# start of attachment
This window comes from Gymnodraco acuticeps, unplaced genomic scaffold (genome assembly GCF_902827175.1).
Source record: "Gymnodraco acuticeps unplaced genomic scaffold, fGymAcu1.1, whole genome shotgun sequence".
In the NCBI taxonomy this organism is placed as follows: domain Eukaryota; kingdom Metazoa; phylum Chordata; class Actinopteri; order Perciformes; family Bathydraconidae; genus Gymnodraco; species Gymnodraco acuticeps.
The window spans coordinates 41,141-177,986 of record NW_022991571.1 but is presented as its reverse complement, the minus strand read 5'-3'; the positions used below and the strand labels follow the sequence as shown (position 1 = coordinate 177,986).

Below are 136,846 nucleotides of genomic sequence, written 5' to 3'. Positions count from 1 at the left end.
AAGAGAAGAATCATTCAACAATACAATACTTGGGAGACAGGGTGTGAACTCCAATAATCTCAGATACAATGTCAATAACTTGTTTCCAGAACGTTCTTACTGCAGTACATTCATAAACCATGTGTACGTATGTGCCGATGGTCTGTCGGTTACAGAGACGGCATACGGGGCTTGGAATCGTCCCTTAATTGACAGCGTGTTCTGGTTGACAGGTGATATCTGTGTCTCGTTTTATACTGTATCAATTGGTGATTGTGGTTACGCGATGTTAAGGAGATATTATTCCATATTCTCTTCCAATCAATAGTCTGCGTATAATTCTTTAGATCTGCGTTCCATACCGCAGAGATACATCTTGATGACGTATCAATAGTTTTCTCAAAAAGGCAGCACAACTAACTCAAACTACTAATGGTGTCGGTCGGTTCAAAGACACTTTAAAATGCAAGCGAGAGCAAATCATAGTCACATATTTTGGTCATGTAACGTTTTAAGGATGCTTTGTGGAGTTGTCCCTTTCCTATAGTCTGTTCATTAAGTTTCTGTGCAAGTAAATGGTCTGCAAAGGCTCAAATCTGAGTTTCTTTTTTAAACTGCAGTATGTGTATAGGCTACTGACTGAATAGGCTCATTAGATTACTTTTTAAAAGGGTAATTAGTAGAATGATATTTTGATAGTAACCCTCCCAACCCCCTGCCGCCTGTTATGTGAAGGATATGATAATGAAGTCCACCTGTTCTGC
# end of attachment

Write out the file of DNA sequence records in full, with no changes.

This window comes from Gymnodraco acuticeps, unplaced genomic scaffold (genome assembly GCF_902827175.1).
Source record: "Gymnodraco acuticeps unplaced genomic scaffold, fGymAcu1.1, whole genome shotgun sequence".
In the NCBI taxonomy this organism is placed as follows: domain Eukaryota; kingdom Metazoa; phylum Chordata; class Actinopteri; order Perciformes; family Bathydraconidae; genus Gymnodraco; species Gymnodraco acuticeps.
The window spans coordinates 41,141-177,986 of record NW_022991571.1 but is presented as its reverse complement, the minus strand read 5'-3'; the positions used below and the strand labels follow the sequence as shown (position 1 = coordinate 177,986).

Below are 136,846 nucleotides of genomic sequence, written 5' to 3'. Positions count from 1 at the left end.
AAGAGAAGAATCATTCAACAATACAATACTTGGGAGACAGGGTGTGAACTCCAATAATCTCAGATACAATGTCAATAACTTGTTTCCAGAACGTTCTTACTGCAGTACATTCATAAACCATGTGTACGTATGTGCCGATGGTCTGTCGGTTACAGAGACGGCATACGGGGCTTGGAATCGTCCCTTAATTGACAGCGTGTTCTGGTTGACAGGTGATATCTGTGTCTCGTTTTATACTGTATCAATTGGTGATTGTGGTTACGCGATGTTAAGGAGATATTATTCCATATTCTCTTCCAATCAATAGTCTGCGTATAATTCTTTAGATCTGCGTTCCATACCGCAGAGATACATCTTGATGACGTATCAATAGTTTTCTCAAAAAGGCAGCACAACTAACTCAAACTACTAATGGTGTCGGTCGGTTCAAAGACACTTTAAAATGCAAGCGAGAGCAAATCATAGTCACATATTTTGGTCATGTAACGTTTTAAGGATGCTTTGTGGAGTTGTCCCTTTCCTATAGTCTGTTCATTAAGTTTCTGTGCAAGTAAATGGTCTGCAAAGGCTCAAATCTGAGTTTCTTTTTTAAACTGCAGTATGTGTATAGGCTACTGACTGAATAGGCTCATTAGATTACTTTTTAAAAGGGTAATTAGTAGAATGATATTTTGATAGTAACCCTCCCAACCCCCTGCCGCCTGTTATGTGAAGGATATGATAATGAAGTCCACCTGTTCTGC